The N.C. Supreme Court issued notice, in May 2015, that it would hear arguments in August on challenges to the 2011 redistricting maps that outline legislative and congressional districts across North Carolina.
The notice came nearly three weeks after the U.S. Supreme Court sent the case back to North Carolina’s highest court with instructions to reconsider a December decision that upheld the maps. citation
Senator Leahy said, “If anybody thinks there’s not racial discrimination in voting today, they’re not really paying attention.” The 2016 presidential election will be the first one in 50 years where voters will not have the full protections of the VRA.
Gerrymandering is used most often in favor of ruling incumbents or the specific political party drawing the map, and it has been an issue with voters for over 100 years. The primary goal of gerrymandering is to maximize the effect of supporters’ votes and to minimize the effect of opponents’ votes. This is often accomplished through tactics such as “Packing” which concentrates as many voters of one type into a single electoral district to reduce their influence in other districts. It’s used for partisan advantage when the party controlling the districting process has a state-wide minority.
Gerrymandering also has significant effects on the representation received by voters in gerrymandered districts, because it is designed to increase the number of wasted votes among the electorate, making the relative representation of particular groups drastically different from their actual share of the voting population.
So… What’s a voter to do? The most common electoral reform proposal targeted at gerrymandering is to change the redistricting process. Under these proposals, an independent and presumably objective commission is created specifically for redistricting, rather than having the legislature do it. To ensure neutrality, members of a redistricting agency may be appointed from apolitical sources such as retired judges or longstanding members of the civil service. In 2005, the state of Ohio had a ballot measure to create an independent commission whose first priority was competitive districts, a sort of reverse gerrymander.
When a single political party controls both legislative houses of a state during redistricting, both Democrats and Republicans have displayed a tendancy for keeping the process in secrecy. In May 2010, for example, the Republican National Committee held a redistricting training session in Ohio where the theme was “Keep it Secret, Keep it Safe”. (read more about that on www.wikipedia.com)
The need for increased transparency in redistricting processes is clear; a 2012 investigation by The Center for Public Integrity reviewed every state’s redistricting processes for both transparency and potential for public input, and ultimately assigned 24 states grades of either D or F. In response to these types of problems, redistricting transparency legislation has been introduced to the US Congress a number of times in recent years, including the Redistricting Transparency Acts of 2010, 2011, and 2013. Such policy proposals aim to increase the transparency of the redistricting systems used.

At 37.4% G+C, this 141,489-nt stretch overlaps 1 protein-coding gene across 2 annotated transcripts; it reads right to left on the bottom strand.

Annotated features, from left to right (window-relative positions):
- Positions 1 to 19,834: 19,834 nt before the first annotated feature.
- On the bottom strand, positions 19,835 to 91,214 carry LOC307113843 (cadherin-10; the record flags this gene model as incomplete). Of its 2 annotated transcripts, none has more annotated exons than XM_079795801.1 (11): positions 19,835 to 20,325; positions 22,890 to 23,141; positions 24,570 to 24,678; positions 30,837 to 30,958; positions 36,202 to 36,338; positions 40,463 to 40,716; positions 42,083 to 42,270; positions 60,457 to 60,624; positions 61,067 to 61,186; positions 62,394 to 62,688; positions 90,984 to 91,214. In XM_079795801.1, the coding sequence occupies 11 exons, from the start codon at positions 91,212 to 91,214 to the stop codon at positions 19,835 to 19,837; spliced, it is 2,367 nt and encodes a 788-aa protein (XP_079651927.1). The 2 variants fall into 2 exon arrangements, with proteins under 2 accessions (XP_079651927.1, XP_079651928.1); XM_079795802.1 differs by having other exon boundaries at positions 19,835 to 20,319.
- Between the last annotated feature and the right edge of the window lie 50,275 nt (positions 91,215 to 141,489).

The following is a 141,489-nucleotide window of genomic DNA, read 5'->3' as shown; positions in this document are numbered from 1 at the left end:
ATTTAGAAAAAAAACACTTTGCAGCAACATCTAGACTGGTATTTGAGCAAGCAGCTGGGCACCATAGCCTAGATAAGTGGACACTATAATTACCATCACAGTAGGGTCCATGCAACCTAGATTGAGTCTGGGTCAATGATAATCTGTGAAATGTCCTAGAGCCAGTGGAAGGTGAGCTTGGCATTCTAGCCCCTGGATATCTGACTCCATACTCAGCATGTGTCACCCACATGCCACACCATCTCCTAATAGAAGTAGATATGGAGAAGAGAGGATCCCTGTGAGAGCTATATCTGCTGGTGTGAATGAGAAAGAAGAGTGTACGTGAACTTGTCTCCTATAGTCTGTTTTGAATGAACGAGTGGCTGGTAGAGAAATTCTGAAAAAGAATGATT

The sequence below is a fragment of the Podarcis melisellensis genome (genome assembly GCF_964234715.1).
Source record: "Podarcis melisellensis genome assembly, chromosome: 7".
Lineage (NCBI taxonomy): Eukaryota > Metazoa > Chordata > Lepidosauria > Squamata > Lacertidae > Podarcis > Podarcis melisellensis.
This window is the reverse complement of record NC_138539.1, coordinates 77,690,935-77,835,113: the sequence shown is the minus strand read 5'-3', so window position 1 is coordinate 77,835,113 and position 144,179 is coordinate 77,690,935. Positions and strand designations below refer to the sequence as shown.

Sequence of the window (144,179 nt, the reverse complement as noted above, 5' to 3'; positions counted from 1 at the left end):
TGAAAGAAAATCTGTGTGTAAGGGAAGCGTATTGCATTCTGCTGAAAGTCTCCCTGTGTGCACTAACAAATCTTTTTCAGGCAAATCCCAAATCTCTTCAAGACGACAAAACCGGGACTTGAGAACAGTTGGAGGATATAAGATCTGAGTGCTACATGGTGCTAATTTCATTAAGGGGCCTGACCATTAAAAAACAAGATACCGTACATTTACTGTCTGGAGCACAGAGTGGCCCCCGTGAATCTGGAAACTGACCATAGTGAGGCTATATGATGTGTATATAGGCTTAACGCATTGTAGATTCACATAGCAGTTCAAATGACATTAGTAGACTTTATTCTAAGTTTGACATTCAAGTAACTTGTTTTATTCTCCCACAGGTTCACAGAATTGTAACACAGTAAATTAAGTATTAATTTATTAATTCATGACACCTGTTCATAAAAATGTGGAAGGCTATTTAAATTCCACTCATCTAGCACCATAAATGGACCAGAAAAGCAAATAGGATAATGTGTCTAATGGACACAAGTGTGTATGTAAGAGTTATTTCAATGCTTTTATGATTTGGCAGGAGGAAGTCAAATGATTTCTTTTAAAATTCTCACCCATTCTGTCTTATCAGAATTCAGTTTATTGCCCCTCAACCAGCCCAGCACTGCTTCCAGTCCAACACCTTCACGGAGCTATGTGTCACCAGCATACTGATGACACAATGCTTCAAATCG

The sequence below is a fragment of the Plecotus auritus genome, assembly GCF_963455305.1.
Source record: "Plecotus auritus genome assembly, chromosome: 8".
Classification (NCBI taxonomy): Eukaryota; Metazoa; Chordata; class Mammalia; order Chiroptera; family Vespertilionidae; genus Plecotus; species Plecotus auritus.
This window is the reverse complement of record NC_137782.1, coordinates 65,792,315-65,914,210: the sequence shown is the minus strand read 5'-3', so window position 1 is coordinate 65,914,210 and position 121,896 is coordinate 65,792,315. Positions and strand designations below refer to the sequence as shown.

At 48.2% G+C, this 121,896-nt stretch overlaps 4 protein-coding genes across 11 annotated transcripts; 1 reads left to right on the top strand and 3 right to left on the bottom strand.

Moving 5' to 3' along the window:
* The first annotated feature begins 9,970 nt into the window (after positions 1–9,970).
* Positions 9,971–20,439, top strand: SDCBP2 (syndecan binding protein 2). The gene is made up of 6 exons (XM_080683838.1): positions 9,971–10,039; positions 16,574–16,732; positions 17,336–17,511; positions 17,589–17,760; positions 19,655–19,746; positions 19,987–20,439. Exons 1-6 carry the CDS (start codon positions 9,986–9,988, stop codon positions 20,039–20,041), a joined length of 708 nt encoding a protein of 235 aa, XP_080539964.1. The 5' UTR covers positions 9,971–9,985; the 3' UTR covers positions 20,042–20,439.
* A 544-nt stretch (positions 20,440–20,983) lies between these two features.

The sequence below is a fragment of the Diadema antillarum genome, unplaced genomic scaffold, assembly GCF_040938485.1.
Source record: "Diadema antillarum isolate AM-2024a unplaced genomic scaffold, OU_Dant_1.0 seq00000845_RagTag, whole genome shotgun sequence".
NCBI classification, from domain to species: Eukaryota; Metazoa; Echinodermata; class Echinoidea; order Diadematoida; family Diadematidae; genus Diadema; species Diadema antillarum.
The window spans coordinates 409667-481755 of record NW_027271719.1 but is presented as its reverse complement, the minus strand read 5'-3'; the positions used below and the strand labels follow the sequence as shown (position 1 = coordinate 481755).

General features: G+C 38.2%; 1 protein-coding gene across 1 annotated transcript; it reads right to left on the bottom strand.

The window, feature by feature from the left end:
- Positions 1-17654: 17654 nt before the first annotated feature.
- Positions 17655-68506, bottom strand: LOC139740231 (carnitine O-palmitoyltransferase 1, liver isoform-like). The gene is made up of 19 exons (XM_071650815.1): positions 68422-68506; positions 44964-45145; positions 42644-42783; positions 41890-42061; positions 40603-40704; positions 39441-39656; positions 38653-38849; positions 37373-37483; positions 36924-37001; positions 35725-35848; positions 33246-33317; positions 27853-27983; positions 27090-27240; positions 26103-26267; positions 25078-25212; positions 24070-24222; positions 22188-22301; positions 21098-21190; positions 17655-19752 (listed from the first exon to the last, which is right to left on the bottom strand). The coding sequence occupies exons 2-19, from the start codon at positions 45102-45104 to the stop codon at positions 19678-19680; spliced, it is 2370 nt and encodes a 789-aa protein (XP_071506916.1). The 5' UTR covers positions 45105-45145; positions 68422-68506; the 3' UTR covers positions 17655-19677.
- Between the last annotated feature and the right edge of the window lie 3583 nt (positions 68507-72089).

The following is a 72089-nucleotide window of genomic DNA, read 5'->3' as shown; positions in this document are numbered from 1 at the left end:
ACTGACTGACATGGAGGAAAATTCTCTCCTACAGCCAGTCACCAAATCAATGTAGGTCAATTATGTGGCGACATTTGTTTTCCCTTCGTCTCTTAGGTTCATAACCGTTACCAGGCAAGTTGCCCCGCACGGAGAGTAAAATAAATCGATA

Another way to avoid gerrymandering is to stop redistricting altogether and use existing political boundaries such as state and county lines. While this prevents future gerrymandering, any existing advantage may become deeply ingrained. The United States Senate, for instance, has more competitive elections than the House of Representatives due to the use of existing state borders rather than gerrymandered districts. Senators are elected by their entire state, while Representatives are elected in legislatively drawn districts.
North Carolina has 13 congressional districts, the boundaries of which, have changed several times since the last census. See the photos below for the changes over time. The first photo shows the boundaries in 2002, the second shows the boundaries from 2003 – 2013, and the third shows the boundaries since 2013:
Are you concerned about your 2016 vote? Want to get involved but don’t know where to start? Use the Internet to educate yourself on the issues and discover petitions and other campaigns aimed at redistricting in North Carolina. Contact your representatives, both state and federal, and express your concerns. Get involved in changing the political processes that govern your life. We are living in the year 2015, dear readers. Redistricting, gerrymandering, and segregating shouldn’t be tolerated any more. Every vote should hold weight. Are you concerned? So am I? Make your vote count.
Thom Tillis; Richard Burr; David Rouzer; William Brisson